Wee snippets of history

Much of the fun in the penning of a book is in the reading of the final published text. Newspaper articles and magazine features pale into insignificance when your tome makes those dusty and hallowed bookshelves for the very first time. Not that it beats child-birth and not that I have experienced that first hand, although I have a couple of sons and can vividly recall the exhilaration of getting to know them both for the first time. So, yes, a book is different and not quite on the same scale at all. But, and I say this with all sincerity, it is still a big rush to cast an eye over the published product and hold that thought ‘I made this happen.’
Here is the introduction to The A-Z of Curious Aberdeenshire in its entirety. On the re-reading, I might have wished for a couple of changes. But hey, in the big scheme of things, it’s not at all a bad piece of writing:

‘The folklore and the history of Aberdeenshire make for interesting reading. Invading armies have come and gone and the boom and bust of oil has changed the landscape forever. Where bloody battles were won and lost, gas pipelines and shiny white windmills now litter the landscape.
Along the way the Romans left their mark and evidence, in the form of long abandoned marching camps, is still being excavated. The Picts, for their part, left a more obvious heritage in the form of symbol stones and hill-forts.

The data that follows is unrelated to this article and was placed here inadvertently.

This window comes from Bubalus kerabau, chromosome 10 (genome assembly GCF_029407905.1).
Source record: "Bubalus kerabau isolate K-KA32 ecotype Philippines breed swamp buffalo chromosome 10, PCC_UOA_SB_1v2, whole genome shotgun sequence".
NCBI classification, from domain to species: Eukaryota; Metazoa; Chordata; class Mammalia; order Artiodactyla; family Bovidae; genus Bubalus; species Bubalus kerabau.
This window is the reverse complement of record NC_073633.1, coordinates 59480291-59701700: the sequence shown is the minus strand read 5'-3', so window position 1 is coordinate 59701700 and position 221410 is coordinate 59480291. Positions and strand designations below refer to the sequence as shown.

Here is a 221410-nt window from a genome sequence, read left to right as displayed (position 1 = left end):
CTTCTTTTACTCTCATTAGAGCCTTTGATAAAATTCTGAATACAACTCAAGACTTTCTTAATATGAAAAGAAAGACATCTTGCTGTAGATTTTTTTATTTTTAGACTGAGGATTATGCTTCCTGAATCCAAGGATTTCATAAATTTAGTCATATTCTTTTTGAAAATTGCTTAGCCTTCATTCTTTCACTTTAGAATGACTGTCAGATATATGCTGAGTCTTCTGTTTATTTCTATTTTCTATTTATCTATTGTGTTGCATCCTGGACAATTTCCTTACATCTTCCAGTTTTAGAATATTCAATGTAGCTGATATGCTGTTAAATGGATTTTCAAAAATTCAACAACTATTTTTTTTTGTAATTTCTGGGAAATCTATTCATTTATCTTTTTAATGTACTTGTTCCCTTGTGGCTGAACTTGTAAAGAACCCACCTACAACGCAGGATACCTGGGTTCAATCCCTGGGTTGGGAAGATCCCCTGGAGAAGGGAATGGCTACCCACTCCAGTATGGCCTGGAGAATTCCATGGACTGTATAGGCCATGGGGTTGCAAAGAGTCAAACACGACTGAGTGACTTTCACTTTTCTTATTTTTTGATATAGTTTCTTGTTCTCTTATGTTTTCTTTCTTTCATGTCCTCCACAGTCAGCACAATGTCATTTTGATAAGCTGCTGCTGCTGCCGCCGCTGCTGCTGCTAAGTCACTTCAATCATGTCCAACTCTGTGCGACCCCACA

Macbeth, Burns and Inkson McConnochie all played their part in shaping the folklore of the North-east and the monarchs and the lairds, for their part, often took more decisive action. As a sometimes-tearful populace looked on, they variously managed the land and, more often than not, plundered it mercilessly.
Mary Queen of Scots, the doomed Marquis of Montrose and those Jacobite Pretenders ravished the landscape and, in consequence, often exposed the population to the full horrors of civil war and state sponsored vengeance. The castles of old bare witness to the cruelty of the past and the ballads of old record the tumultuous events which shaped the history of the North-east of Scotland.
Inevitably in a work of this kind there will be a few ‘floating’ folk-tales which readers may recognise as belonging elsewhere. Secret tunnels and bottomless pools are typical of the genre. I make no apology for including these and will leave it to the reader to judge the accuracy.
The A-Z of Curious Aberdeenshire is a varied collection of tales intended to both satisfy the casual reader and hopefully act as a primer for those, both tourists and locals, who yearn to learn more about the people and the events which have shaped this beautiful part of Scotland.
I hope that these wee snippets of history will both satisfy and enthral the reader. Please dip in to these pages and smile gently at the past.’

Well, and there’s no getting away from it, that’s pretty much exactly what I wrote.
You can buy my tome from the likes of Amazon, or indeed from your local bookstore, for just a few pounds at:

As for the image above - it was taken during one or other of my research trips in the making of the book. The zero-drone-policy-sign can be encountered somewhere along the long and winding path to the ruins of Dunnottar Castle. I forget quite where, Janice would probably remember. But, if you survive the 268 steps leading to the ticket-office, I am sure that you will eventually chance upon it.


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